At the Last Supper our blessed Lord instituted a visible sacrifice, in order thereby to represent the bloody sacrifice which was to be offered once upon the cross, and to preserve the memory thereof unto the end of the world. Our Lord indicated to us that He intended at the Last Supper to institute a sacrifice, by choosing for this act the very time when the paschal lamb was slain and eaten. Moreover the words He made use of were almost identical with those which Moses spoke on the institution of the Old Covenant. We read that Moses, after the giving of the law on Mount Sinai, slaughtered an animal, and sprinkled the blood upon the people, saying: “This is the blood of the covenant which the Lord hath made with you” (Exod. xxiv. j 8). As Our Lord’s words were similar to these, it follows that in His case also there was a sacrifice. Again it is a significant fact that Our Lord caused His Passion and death to follow immediately after the Last Supper; by this He would have us know that they were one and the same act. The sacrifice begins with the consecration, when Christ assumes the form of bread and wine; for lie then divests Himself of the splendor of His divine glory, and conceals His infinite majesty. Nay, more, not only does He conceal His divine grandeur, He also conceals His human presence. “Christ, the King of heaven and of earth, reduces Himself by the words of consecration to a condition of abasement which is almost equivalent to annihilation. Not even a trace can be perceived of that regal dignity with which His humanity was invested, and which inspired men with reverence and awe. At His birth at Bethlehem He was at least in the likeness of man, but here He seems to be nothing but a morsel of bread.” By this profound self-abasement Our Lord reconciles us to His Father, Who is justly angry with us; for there is no better means of appeasing one whom we have offended than by humbling ourselves before him. King Achab averted the punishment of which he was warned by the prophet Elias, by humbling himself before God (3 Kings xxi. 27); the Ninivites did the same. The sacrifice is not consummated until the species of bread and wine are consumed. Thus it was with the sacrifice Our Lord made upon the cross; He suffered first, His body being torn and mangled; then death came, and His human existence was ended. The sacrifice was accomplished; He spoke the words: “It is consummated!” Hence it will be seen that the unbloody sacrifice of the altar is in every respect a faithful representation and a true repetition of the bloody sacrifice of the cross. What the death of Christ was then, the reception of the sacred elements is now. Thus St. Paul says that those who eat this bread and drink the chalice show the death of the Lord (1 Cor. xi. 26). Moreover the separate forms of bread and wine symbolize the destruction of Christ’s human nature, for the body and blood of Christ are separated one from the other upon the altar, as they were upon the cross, when the blood flowed out of His body through the countless wounds. We also gather that the object of this unbloody sacrifice is the reconciliation of man with God, from the words Our Lord uttered at the Last Supper. “This is My blood,” He said, “which is shed for the remission of sin.” This unbloody sacrifice is therefore like the sacrifice of the cross, truly a propitiatory sacrifice (Council of Trent, 22, 2). We are not, indeed, redeemed anew by it, for we are redeemed by the bloody sacrifice, but the fruits of redemption are applied to our souls bv this unbloody sacrifice. Nor is this unbloody sacrifice of itself sufficient to reconcile men to God without their own co-operation: but it has the effect of awakening them to a sense of sin, exciting them to contrition, inducing them to confess their sins and avoid them in future.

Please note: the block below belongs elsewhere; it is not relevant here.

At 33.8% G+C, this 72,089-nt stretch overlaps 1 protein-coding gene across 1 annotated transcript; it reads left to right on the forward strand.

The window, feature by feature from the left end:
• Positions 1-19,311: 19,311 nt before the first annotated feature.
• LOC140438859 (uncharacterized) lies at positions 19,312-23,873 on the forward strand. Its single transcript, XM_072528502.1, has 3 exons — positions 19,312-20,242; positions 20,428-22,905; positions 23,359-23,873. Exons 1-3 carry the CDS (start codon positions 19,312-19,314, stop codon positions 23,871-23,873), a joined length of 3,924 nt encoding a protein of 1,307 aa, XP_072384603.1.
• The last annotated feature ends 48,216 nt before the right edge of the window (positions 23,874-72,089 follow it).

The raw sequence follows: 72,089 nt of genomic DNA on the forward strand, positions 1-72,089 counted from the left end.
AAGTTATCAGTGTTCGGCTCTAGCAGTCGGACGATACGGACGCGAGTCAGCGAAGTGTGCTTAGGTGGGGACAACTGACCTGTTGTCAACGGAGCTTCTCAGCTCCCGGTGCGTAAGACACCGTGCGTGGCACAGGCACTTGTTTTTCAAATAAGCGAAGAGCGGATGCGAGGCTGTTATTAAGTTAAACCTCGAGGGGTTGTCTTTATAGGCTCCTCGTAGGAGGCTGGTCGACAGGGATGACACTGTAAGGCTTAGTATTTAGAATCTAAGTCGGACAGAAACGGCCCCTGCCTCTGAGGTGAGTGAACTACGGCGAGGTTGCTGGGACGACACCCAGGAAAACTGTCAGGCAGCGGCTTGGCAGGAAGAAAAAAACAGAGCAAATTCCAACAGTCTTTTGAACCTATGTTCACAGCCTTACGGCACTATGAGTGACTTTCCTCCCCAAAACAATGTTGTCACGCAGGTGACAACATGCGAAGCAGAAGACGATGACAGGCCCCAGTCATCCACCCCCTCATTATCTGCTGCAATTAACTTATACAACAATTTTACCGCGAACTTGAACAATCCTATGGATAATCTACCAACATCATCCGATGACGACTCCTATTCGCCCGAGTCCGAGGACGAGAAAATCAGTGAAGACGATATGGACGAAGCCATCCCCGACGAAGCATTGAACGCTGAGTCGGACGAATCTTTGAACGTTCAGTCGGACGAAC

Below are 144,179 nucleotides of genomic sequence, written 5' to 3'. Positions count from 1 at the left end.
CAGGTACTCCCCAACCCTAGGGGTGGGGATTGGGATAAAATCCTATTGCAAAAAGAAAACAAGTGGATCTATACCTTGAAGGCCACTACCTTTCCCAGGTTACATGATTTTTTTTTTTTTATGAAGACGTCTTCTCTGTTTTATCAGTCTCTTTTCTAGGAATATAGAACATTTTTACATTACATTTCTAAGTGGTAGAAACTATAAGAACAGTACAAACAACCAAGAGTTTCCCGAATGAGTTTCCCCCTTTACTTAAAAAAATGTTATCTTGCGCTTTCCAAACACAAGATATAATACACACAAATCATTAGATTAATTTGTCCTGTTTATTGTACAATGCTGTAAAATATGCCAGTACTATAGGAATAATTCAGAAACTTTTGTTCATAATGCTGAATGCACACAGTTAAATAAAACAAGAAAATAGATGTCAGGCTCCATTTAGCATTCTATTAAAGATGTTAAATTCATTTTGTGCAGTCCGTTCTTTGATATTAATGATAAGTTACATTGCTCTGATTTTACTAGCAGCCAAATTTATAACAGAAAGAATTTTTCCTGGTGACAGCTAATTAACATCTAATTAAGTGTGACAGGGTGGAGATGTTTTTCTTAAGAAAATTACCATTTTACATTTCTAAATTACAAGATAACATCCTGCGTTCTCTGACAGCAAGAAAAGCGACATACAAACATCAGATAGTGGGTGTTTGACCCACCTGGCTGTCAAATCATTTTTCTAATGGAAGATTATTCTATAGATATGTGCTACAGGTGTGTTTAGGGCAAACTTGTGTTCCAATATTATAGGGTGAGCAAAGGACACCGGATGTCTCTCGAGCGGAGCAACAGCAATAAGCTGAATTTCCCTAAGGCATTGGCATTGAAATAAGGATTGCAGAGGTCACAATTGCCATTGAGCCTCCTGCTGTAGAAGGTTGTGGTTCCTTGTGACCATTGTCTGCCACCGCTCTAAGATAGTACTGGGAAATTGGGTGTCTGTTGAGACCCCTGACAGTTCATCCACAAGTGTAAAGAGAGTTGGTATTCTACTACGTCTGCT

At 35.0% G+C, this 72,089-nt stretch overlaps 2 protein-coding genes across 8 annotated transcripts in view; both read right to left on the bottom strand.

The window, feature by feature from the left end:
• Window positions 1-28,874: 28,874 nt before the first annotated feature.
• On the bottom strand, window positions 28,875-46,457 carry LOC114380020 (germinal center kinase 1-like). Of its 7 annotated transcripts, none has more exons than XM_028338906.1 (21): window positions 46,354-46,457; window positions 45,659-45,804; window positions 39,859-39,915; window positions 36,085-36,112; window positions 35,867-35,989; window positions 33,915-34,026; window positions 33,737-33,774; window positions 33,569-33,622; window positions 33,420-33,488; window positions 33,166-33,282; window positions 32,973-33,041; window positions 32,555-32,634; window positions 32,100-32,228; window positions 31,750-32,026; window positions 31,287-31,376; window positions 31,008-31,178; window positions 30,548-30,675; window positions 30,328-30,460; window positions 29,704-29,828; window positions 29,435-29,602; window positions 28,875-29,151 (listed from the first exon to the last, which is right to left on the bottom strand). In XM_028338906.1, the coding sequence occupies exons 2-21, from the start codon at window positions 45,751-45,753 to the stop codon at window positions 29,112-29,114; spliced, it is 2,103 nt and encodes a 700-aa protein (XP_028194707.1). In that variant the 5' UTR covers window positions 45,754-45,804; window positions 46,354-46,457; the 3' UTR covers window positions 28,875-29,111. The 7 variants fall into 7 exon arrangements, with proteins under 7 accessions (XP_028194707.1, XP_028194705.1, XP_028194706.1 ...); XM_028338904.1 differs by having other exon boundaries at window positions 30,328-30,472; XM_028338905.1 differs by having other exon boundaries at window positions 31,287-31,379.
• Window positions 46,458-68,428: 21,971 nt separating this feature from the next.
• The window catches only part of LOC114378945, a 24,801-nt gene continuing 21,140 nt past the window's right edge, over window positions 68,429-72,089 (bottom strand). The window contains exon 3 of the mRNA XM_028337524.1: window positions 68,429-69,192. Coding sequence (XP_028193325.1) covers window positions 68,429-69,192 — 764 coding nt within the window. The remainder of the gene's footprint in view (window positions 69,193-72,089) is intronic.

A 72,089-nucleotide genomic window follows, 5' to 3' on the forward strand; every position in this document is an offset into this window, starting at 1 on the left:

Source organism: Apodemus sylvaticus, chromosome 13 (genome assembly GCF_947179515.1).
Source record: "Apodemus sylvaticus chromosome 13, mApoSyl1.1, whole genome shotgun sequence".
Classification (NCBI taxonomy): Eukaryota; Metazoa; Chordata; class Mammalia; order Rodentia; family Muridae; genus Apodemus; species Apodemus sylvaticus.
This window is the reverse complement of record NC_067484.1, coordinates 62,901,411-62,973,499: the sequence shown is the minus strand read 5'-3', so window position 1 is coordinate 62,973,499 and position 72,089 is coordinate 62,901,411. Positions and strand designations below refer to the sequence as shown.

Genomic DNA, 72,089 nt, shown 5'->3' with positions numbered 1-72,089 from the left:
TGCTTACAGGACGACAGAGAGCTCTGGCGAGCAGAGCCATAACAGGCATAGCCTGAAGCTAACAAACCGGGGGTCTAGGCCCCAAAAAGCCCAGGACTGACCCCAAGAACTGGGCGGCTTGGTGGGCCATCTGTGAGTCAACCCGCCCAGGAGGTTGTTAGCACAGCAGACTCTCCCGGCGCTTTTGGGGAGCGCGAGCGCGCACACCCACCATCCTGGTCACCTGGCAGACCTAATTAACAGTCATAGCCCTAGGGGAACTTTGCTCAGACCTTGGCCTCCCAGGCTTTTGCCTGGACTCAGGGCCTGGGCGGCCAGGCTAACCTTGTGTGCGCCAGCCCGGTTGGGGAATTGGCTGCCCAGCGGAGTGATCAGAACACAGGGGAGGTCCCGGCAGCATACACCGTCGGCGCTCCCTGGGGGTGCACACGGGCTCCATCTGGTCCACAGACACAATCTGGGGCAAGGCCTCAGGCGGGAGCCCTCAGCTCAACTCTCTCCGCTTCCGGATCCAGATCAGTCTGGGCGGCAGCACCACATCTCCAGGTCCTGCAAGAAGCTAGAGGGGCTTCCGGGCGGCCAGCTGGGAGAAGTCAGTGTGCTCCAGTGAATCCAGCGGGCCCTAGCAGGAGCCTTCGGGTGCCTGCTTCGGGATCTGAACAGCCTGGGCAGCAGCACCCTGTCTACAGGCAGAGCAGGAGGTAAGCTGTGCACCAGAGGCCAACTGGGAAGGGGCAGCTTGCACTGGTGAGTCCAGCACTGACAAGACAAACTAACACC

1 . The apostles had, and their successors have, the power of peering the same sacrifice, for the Son of God at once commanded and empowered them to do so, when He said: “Do this for a commemoration of Me” (Council of Trent, 22, 1).